Kavanaugh has clearly been untruthful. He has dissembled about his work in the Bush administration, about his drinking, and even about the meanings of “boof”  and “devil’s triangle”. Many commentators have made the point that he is lying (see SlateCurrent AffairsEsquire), and a sociologist who studies class in American argues that people like Kavanaugh, who go to private prep schools and Ivy League universities, are told they are special so come to believe that rules and laws do not apply to them, and that they are lying for the greater good of the nation (see here).

Today, on the Monday after the Thursday testimony, it is not clear how the wind will blow and what will happen (it will seem overdetermined once we know the outcome). It will be interesting to see if the gradual realization that Kavanaugh has lied about so many things begins to spread an makes it impossible for Republicans to force through his confirmation. It is hard to say whether public opinion about lying is enough to overcome the raw will to power--expressed here as determination to confirm Kavanaugh--of the Republican leadership.

This weekend, my wife and I went to see the musical Oklahoma. In part it was for nostalgic reasons; I had played a part in our high school production. I thought I knew the show well, but given the #MeToo Movement and Kavanaugh Hearings, the show takes on new meanings and was actually uncomfortable to watch at times (though the acting and singing was great). Ado Annie, who sings “I’m Just a Girl That Can’t Say No” basically admits to being seduced by every man she’s with. (She literally says she loves whoever she’s with.) And Ali Hakim, the “Persian” peddler, is a sexually predatory character who in the end is forced to marry Bertie (with the heinous laugh) because her dad discovered them in the hayloft. (And don’t get me started on the anti-Semitic or even pseudo-Italian overtones of the character of Ali Hakim. Even though the subplot of Oklahoma supposedly centers on whether Ado Annie will marry the peddler or Will Parker, there is no doubt in the audience’s mind that she will pick Will; even though he is so dumb he cannot add, or keep himself from spending money, he’s white, and Ali Hakim is not.)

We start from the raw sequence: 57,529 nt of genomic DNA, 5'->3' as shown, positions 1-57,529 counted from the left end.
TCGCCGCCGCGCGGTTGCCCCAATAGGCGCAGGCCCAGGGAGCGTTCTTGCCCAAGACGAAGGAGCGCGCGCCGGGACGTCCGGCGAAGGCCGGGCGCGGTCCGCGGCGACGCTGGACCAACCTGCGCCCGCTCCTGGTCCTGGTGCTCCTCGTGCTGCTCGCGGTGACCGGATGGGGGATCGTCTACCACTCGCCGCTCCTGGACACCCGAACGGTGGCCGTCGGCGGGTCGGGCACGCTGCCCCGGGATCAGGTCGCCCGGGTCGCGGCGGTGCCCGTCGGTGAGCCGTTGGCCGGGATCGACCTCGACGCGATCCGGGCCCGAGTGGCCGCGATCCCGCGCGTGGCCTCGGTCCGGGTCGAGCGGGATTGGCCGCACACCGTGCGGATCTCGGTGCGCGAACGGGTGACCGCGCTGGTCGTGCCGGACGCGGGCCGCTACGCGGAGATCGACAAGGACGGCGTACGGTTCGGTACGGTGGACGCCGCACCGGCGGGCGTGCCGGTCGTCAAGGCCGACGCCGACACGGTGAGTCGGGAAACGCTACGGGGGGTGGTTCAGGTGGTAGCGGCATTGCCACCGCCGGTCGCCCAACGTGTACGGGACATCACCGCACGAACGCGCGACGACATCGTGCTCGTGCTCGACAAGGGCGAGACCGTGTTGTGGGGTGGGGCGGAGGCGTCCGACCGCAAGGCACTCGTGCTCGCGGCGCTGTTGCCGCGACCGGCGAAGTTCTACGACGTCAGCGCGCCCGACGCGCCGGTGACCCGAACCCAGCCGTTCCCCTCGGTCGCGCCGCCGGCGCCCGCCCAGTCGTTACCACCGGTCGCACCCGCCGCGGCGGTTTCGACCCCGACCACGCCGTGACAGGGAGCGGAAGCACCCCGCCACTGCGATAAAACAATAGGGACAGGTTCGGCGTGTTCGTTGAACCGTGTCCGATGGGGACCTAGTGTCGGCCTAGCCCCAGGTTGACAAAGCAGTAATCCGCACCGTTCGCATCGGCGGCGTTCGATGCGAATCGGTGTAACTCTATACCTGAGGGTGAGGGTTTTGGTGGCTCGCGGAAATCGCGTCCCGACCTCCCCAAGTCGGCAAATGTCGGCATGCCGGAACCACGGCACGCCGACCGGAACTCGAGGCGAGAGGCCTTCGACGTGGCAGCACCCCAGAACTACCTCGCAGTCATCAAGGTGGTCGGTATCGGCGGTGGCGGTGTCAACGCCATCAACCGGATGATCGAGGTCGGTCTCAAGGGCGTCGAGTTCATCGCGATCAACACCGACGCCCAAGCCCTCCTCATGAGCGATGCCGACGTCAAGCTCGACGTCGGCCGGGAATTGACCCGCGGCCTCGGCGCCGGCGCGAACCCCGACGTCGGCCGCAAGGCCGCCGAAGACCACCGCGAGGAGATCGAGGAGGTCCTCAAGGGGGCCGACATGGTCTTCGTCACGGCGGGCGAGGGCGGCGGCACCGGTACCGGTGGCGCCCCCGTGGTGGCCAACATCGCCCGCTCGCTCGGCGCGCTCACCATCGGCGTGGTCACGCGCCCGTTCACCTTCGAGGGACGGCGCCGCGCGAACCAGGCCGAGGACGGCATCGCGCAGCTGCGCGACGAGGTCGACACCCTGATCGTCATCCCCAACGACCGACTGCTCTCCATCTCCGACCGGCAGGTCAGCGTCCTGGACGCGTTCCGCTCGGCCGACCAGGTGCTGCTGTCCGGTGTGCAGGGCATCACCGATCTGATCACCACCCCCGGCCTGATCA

And then there is the lead, Curly, who goes into the smokehouse, where the hired hand Jud Fry lives, and bullies him by suggesting Jud might hang himself, and then sings about how great his funeral would be. He even calls Jud a rat living in a hovel. When we performed the play in high school, I thought of Jud as a bit socially awkward, a guy who did not know how to woo a girl. He seemed to have a chip on his shoulder, because in several scenes he accuses others of thinking they are better than him. I thought he was overreacting, and I did not have much sympathy for him when at the end of the story he became enraged like a psychopath because Laurie did not marry him but chose to marry Curly instead. Now seeing the story again, I see Curly acting like a bully, taunting Jud in his home, humiliating him by outbidding Jud for Laurie’s hamper in the auction, and speaking badly of Jud when he is not there. Jud was right; Curly did think he was better than Jud. And Curly was a bully; he wanted Jud to stay in his place, at the bottom of the social hierarchy.